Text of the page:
Well I did say that the album THRAK was a carbon copy of Discipline and here we have another truly fantastic ballad of a song just like “Matte Kudasai” only this one also has the feel of a Beatles song about it. I love how Belew reaches the highs with his voice on this song and he expresses his own words superbly. The song also contains gorgeous guitar tones and is pure class. Very much a very strong contender for the top spot on the album this one, and a truly great bit of song writing.
Track 5. B’Boom.
Another great dramatic instrumental piece that gives one the feel that they are in some desolate haunting railway station, and the ghost train is waiting for you to board it on the platform so to speak. The piece is constructed from one of Fripp’s familiar type of soundscapes, and features both Bruford and Mastelotto bashing out the drums to represent the train running along the tracks. A bit reminiscent to the same sort of thing Yes did back in 1973 in the middle section of the “Ritual” from their Tales From Topographic Oceans album.
Track 6. THRAK.
The self titled album track is perhaps the heaviest instrumental piece on the album. Here the band are bashing out the chaotic mayhem and noise in more of a metal thrashing style and it has a sort of I don’t really give a shit sort of attitude about it all. If you ever want the cobwebs cleaned out of your ears so to speak, blast this one out and it will do the job :))))). Thankfully its only a short track and they have not dragged it out long enough to make your ears bleed (LOL).
Track 7. Inner Garden, Pt. 1.
A short haunting song about autumn that comes in 2 parts. Both of the parts have been constructed very much the same musically and only the words are slightly different. It’s quite a good little song and it gives the impression that this section of the album has been done in the way of some sort of a concept with the tracks that are about to follow it.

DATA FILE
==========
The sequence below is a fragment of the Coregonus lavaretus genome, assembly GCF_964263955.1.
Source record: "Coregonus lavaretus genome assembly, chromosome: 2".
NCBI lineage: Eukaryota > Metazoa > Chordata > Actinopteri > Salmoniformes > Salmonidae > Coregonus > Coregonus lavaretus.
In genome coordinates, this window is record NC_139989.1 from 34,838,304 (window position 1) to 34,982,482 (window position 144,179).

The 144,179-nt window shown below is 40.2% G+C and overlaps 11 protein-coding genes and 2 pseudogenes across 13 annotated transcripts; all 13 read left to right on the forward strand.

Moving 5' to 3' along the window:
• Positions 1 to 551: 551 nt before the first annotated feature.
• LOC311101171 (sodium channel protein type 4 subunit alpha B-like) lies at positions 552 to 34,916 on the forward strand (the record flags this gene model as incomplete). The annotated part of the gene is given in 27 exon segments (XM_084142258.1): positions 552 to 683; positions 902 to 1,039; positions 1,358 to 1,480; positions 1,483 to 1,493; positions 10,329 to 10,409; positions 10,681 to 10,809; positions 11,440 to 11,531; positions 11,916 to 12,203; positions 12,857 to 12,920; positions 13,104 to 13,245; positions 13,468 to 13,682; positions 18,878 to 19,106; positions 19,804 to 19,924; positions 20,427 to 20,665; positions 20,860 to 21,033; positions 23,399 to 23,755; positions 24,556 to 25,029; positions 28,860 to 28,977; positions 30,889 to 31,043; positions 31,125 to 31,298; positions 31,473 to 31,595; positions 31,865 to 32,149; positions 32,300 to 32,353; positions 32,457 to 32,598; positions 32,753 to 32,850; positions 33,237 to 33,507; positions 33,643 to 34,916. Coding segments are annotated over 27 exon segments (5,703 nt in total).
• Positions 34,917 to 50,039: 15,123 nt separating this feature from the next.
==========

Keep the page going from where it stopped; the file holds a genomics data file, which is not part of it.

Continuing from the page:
Track 8. People.
Another really great song the band often played live. “People” is a very well structured song that has quite a funky bit of fusion about it. It can be perhaps seen as more of a commercial song, but there is nothing wrong with that when it’s done as good as this one is. It features some well good bass grooves and interplay between Levin and Gunn and I would of expected musically the song was conceived and written around their bass lines. No doubt another contender for the top spot on the album.
Track 9. Radio, Pt. 1.
Another one of those little intervals between the main tracks on the album that comes in 2 parts. Once again it’s an haunting soundscape and quite an haunting bit of noise. I have no idea why they titled the piece “Radio” unless it’s a dead one :))))))).
This in reality is what I call a gap filler and nothing more. I am not really one for soundscapes I am afraid. Though thankfully its only 42 seconds long so this one is not really going to annoy me. I would also say that this type of material does not belong on an album like this and is very much out of place. King Crimson really should make their mind up if they want to make a real album or one for films. You cannot combine the two together. It simply does not work I am afraid.
Track 10. One Time.
A song that has a great calmness to it all and another very well written song. It’s another song that the band play live a lot and no doubt the band are churning out some quality songs on this album. Putting it in between the 2 soundscapes really does not do the album any justice, and this is yet another contender for the top spot on the album.
Track 11. Radio, Pt. 2.
(Read Track 9.)
Track 12. Inner Garden, Pt. 2.
The 2nd part of the haunting song about autumn and the garden, and these nice little ditties are quite pleasing and say a lot more and work a damn site better than what the two parts of “Radio” ever did on that score.
Track 13. Sex Sleep Eat Drink Dream.